Youth center prepares for July opening

SILIVER SPRINGS - The rooms of the Western Nevada Regional Youth Center are slightly spartan right now.

Not that Director Lon Cook isn't trying to fill them up. It just takes time to fill a regional youth center with everything from beds and bedding to computers and chairs and trash cans.

The six-year project is almost ready and when finished will serve Carson City and Storey, Lyon, Churchill and Douglas counties.

Tucked off Highway 50 in Silver Springs, the small tan building has room for up to 29 young people -15 boys, 12 girls and two spaces for temporary detentions. The $1.25 million youth center is the state's first multi-jurisdictional treatment center, encompassing not only the five counties, but three judicial districts.

By the end of July, Cook hopes to have the building furnished, have the 22-person staff hired and have young people receiving treatment. The center needs everything from a licensed social worker to a food preparation worker. Cook received 186 applications for 10 counselor positions at the center, an encouraging sign that people are attracted to the program, he said.

The youth center is seen by many regional juvenile officers as a youth drug and alcohol treatment center. But Cook said the facility will focus not on just one problem facing a child, such as a substance abuse, but on all the problems the child faces.

"There is no such thing as a kid with just alcohol and drug problems," Cook said. "When you're dealing with a young person with lots of problems, you're dealing with a person who is intoxicated, either by alcohol and drugs or through problems. You have to detox them from alcohol or drugs or their thinking and decision making. They need to learn to be accountable for their decisions. We'll work together to solve the problems."

Cook said that problems leading to substance abuse need to be dealt with in a team approach if a child is expected to succeed after leaving the center.

The center will act as an early intervention program, offering a short-term (up to two months), intensive approach to helping troubled young people. Families are part of the treatment equation. The center's location "30 miles from everywhere" Cook said, is probably the best spot for the center, but could cause some problems as well.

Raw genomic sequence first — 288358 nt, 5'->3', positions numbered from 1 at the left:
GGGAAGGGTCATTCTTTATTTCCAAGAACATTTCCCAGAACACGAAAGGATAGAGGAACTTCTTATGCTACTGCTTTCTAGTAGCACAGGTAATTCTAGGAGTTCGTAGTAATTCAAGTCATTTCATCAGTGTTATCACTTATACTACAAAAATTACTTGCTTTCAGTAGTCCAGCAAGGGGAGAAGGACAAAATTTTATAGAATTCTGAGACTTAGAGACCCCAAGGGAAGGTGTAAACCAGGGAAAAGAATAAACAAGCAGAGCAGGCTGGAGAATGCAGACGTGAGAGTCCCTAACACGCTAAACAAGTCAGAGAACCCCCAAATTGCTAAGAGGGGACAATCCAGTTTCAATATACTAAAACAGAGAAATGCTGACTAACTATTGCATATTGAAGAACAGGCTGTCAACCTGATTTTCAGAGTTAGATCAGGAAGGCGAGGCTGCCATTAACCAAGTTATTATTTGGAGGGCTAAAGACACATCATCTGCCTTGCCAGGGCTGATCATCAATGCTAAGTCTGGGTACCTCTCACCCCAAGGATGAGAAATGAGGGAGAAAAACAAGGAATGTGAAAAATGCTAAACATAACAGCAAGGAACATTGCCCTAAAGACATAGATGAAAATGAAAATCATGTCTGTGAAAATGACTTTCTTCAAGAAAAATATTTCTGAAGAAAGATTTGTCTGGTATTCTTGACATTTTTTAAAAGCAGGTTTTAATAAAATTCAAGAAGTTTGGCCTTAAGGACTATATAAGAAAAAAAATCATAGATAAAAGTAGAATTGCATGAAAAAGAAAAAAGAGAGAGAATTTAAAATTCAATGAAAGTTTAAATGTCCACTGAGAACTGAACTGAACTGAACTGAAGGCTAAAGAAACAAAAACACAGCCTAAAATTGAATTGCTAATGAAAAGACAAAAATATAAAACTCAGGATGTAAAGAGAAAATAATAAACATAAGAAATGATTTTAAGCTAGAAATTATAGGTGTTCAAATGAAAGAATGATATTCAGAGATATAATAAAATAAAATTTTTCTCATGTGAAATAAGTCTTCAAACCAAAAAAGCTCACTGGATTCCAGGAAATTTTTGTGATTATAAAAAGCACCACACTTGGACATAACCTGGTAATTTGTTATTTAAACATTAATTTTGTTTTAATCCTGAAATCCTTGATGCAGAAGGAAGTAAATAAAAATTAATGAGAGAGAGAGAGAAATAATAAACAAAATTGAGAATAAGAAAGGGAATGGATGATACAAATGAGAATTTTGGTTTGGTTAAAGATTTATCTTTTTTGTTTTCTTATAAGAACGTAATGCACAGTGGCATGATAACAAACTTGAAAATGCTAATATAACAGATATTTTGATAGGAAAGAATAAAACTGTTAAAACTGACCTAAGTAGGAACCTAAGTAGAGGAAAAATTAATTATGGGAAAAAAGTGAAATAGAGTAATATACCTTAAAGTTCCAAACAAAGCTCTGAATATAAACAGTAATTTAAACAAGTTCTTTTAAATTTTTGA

"Here we've got distance," Cook said. "I think we're going to have to be on our toes to keep people involved."

Cook came to Nevada from a similar program in Portland, Ore. Cook's background stretches back at least 15 years working in both juvenile probation and mental health. He was looking for a similar program somewhere in the western states when he discovered the regional center.

"I found five counties looking for a way to help youth and families," Cook said. "With the competition for resources, you just don't see that. To find all of them working on one project, that's a rare success story.

"A success story waiting to happen," he added.

Although the center hasn't opened, Cook is the center's second director.

Steve Mathews was fired by the center's Operations Committee in December after an arrest for driving under the influence of alcohol.

The committee that oversees the center is composed of city/county managers and chief juvenile probation officers in the five counties. The committee had hoped to see the center open in April.

Despite the delay, juvenile officials are encouraged by Cook's work to get the center ready. The only other options for treating regional youth in a similar manner involved sending them to state facilities in Elko and Caliente, said Stephen Grund, Churchill County chief juvenile probation officer.

"The more you can involve the community with a delinquent youth and their parents, the better chance that child has of not entering the system at a later date," Grund said. "Instead of ending up at a state institution, we can deal with our kids at home. We will be the epitome of a small, regional facility being successful. That's what we expect."

The five counties will split the estimated $800,000 in yearly operational costs. Each county will contribute money for the first two years based on county student enrollment. During the third year of operation, each county will contribute 25 percent of their share based on student enrollment and 75 percent on how much each county uses the facility.


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